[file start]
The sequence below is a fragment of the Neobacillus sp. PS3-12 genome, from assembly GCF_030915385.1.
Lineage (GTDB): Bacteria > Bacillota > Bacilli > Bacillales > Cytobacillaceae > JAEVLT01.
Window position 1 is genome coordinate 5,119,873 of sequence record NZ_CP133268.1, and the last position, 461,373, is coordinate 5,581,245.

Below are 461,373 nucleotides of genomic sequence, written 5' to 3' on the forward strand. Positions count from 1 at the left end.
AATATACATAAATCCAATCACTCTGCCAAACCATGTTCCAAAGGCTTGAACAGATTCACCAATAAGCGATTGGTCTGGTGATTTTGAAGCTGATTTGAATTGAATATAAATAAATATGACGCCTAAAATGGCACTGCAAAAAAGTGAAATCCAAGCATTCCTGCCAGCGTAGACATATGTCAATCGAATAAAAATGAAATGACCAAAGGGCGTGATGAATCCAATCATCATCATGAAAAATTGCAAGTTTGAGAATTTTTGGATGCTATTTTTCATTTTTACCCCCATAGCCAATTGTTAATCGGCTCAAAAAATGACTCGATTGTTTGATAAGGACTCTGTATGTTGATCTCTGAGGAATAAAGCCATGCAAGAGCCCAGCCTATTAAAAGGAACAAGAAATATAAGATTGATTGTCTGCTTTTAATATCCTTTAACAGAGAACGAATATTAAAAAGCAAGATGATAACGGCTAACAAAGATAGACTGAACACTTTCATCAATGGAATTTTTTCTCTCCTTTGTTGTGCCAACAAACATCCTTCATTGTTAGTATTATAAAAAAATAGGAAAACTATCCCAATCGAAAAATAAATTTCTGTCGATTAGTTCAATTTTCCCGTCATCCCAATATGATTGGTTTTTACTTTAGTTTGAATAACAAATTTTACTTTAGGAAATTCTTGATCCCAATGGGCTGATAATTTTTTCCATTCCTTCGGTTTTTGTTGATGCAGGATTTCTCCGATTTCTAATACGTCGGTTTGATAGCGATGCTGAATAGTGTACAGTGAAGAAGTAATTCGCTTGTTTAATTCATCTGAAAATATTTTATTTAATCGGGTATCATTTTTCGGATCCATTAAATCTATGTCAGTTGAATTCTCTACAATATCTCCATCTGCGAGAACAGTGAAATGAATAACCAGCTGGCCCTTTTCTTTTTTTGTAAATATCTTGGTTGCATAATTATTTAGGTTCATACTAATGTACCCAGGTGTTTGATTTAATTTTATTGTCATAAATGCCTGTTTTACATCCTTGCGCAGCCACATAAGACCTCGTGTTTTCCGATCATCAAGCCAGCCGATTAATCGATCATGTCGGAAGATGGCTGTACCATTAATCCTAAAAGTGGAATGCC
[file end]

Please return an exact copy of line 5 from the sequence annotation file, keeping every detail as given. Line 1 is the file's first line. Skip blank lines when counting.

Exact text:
AATATACATAAATCCAATCACTCTGCCAAACCATGTTCCAAAGGCTTGAACAGATTCACCAATAAGCGATTGGTCTGGTGATTTTGAAGCTGATTTGAATTGAATATAAATAAATATGACGCCTAAAATGGCACTGCAAAAAAGTGAAATCCAAGCATTCCTGCCAGCGTAGACATATGTCAATCGAATAAAAATGAAATGACCAAAGGGCGTGATGAATCCAATCATCATCATGAAAAATTGCAAGTTTGAGAATTTTTGGATGCTATTTTTCATTTTTACCCCCATAGCCAATTGTTAATCGGCTCAAAAAATGACTCGATTGTTTGATAAGGACTCTGTATGTTGATCTCTGAGGAATAAAGCCATGCAAGAGCCCAGCCTATTAAAAGGAACAAGAAATATAAGATTGATTGTCTGCTTTTAATATCCTTTAACAGAGAACGAATATTAAAAAGCAAGATGATAACGGCTAACAAAGATAGACTGAACACTTTCATCAATGGAATTTTTTCTCTCCTTTGTTGTGCCAACAAACATCCTTCATTGTTAGTATTATAAAAAAATAGGAAAACTATCCCAATCGAAAAATAAATTTCTGTCGATTAGTTCAATTTTCCCGTCATCCCAATATGATTGGTTTTTACTTTAGTTTGAATAACAAATTTTACTTTAGGAAATTCTTGATCCCAATGGGCTGATAATTTTTTCCATTCCTTCGGTTTTTGTTGATGCAGGATTTCTCCGATTTCTAATACGTCGGTTTGATAGCGATGCTGAATAGTGTACAGTGAAGAAGTAATTCGCTTGTTTAATTCATCTGAAAATATTTTATTTAATCGGGTATCATTTTTCGGATCCATTAAATCTATGTCAGTTGAATTCTCTACAATATCTCCATCTGCGAGAACAGTGAAATGAATAACCAGCTGGCCCTTTTCTTTTTTTGTAAATATCTTGGTTGCATAATTATTTAGGTTCATACTAATGTACCCAGGTGTTTGATTTAATTTTATTGTCATAAATGCCTGTTTTACATCCTTGCGCAGCCACATAAGACCTCGTGTTTTCCGATCATCAAGCCAGCCGATTAATCGATCATGTCGGAAGATGGCTGTACCATTAATCCTAAAAGTGGAATGCC